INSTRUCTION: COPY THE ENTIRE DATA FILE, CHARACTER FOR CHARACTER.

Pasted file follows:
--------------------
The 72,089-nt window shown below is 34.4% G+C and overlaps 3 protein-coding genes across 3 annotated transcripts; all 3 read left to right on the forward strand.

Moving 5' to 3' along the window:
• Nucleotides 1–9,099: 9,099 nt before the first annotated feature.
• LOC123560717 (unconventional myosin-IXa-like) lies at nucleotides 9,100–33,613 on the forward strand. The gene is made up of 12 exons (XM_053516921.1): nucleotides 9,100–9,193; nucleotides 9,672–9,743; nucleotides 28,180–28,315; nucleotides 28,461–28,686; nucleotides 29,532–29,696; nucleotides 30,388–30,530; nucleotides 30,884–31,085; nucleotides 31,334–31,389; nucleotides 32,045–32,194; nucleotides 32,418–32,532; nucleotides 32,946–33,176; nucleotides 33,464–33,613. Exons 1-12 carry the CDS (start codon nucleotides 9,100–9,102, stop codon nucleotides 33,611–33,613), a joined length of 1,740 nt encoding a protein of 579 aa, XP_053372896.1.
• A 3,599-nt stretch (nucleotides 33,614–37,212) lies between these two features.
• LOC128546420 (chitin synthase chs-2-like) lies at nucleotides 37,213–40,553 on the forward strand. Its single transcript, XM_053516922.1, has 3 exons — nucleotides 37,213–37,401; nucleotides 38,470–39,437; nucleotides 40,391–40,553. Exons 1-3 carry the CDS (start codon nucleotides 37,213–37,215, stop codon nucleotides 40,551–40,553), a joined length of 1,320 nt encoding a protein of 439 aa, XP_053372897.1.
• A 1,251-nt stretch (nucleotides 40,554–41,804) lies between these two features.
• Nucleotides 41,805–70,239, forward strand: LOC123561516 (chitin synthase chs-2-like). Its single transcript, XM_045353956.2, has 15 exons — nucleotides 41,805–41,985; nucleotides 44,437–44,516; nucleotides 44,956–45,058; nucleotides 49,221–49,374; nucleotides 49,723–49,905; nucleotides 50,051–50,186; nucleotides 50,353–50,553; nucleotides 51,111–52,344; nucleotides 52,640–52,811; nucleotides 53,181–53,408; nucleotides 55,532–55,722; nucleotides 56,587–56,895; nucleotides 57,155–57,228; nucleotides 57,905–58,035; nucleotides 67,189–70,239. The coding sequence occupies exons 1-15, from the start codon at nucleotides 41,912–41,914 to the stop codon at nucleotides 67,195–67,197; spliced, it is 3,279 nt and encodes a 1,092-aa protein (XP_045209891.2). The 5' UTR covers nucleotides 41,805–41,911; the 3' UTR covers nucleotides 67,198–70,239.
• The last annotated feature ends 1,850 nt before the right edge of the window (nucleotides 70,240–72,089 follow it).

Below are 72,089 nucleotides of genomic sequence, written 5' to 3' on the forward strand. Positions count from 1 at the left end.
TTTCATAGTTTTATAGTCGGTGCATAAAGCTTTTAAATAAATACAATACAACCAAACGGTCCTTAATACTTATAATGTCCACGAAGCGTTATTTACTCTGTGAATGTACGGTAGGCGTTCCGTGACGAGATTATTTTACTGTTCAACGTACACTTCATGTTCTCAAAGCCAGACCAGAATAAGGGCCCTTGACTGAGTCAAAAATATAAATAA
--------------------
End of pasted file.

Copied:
The 72,089-nt window shown below is 34.4% G+C and overlaps 3 protein-coding genes across 3 annotated transcripts; all 3 read left to right on the forward strand.

Moving 5' to 3' along the window:
• Nucleotides 1–9,099: 9,099 nt before the first annotated feature.
• LOC123560717 (unconventional myosin-IXa-like) lies at nucleotides 9,100–33,613 on the forward strand. The gene is made up of 12 exons (XM_053516921.1): nucleotides 9,100–9,193; nucleotides 9,672–9,743; nucleotides 28,180–28,315; nucleotides 28,461–28,686; nucleotides 29,532–29,696; nucleotides 30,388–30,530; nucleotides 30,884–31,085; nucleotides 31,334–31,389; nucleotides 32,045–32,194; nucleotides 32,418–32,532; nucleotides 32,946–33,176; nucleotides 33,464–33,613. Exons 1-12 carry the CDS (start codon nucleotides 9,100–9,102, stop codon nucleotides 33,611–33,613), a joined length of 1,740 nt encoding a protein of 579 aa, XP_053372896.1.
• A 3,599-nt stretch (nucleotides 33,614–37,212) lies between these two features.
• LOC128546420 (chitin synthase chs-2-like) lies at nucleotides 37,213–40,553 on the forward strand. Its single transcript, XM_053516922.1, has 3 exons — nucleotides 37,213–37,401; nucleotides 38,470–39,437; nucleotides 40,391–40,553. Exons 1-3 carry the CDS (start codon nucleotides 37,213–37,215, stop codon nucleotides 40,551–40,553), a joined length of 1,320 nt encoding a protein of 439 aa, XP_053372897.1.
• A 1,251-nt stretch (nucleotides 40,554–41,804) lies between these two features.
• Nucleotides 41,805–70,239, forward strand: LOC123561516 (chitin synthase chs-2-like). Its single transcript, XM_045353956.2, has 15 exons — nucleotides 41,805–41,985; nucleotides 44,437–44,516; nucleotides 44,956–45,058; nucleotides 49,221–49,374; nucleotides 49,723–49,905; nucleotides 50,051–50,186; nucleotides 50,353–50,553; nucleotides 51,111–52,344; nucleotides 52,640–52,811; nucleotides 53,181–53,408; nucleotides 55,532–55,722; nucleotides 56,587–56,895; nucleotides 57,155–57,228; nucleotides 57,905–58,035; nucleotides 67,189–70,239. The coding sequence occupies exons 1-15, from the start codon at nucleotides 41,912–41,914 to the stop codon at nucleotides 67,195–67,197; spliced, it is 3,279 nt and encodes a 1,092-aa protein (XP_045209891.2). The 5' UTR covers nucleotides 41,805–41,911; the 3' UTR covers nucleotides 67,198–70,239.
• The last annotated feature ends 1,850 nt before the right edge of the window (nucleotides 70,240–72,089 follow it).

Below are 72,089 nucleotides of genomic sequence, written 5' to 3' on the forward strand. Positions count from 1 at the left end.
TTTCATAGTTTTATAGTCGGTGCATAAAGCTTTTAAATAAATACAATACAACCAAACGGTCCTTAATACTTATAATGTCCACGAAGCGTTATTTACTCTGTGAATGTACGGTAGGCGTTCCGTGACGAGATTATTTTACTGTTCAACGTACACTTCATGTTCTCAAAGCCAGACCAGAATAAGGGCCCTTGACTGAGTCAAAAATATAAATAA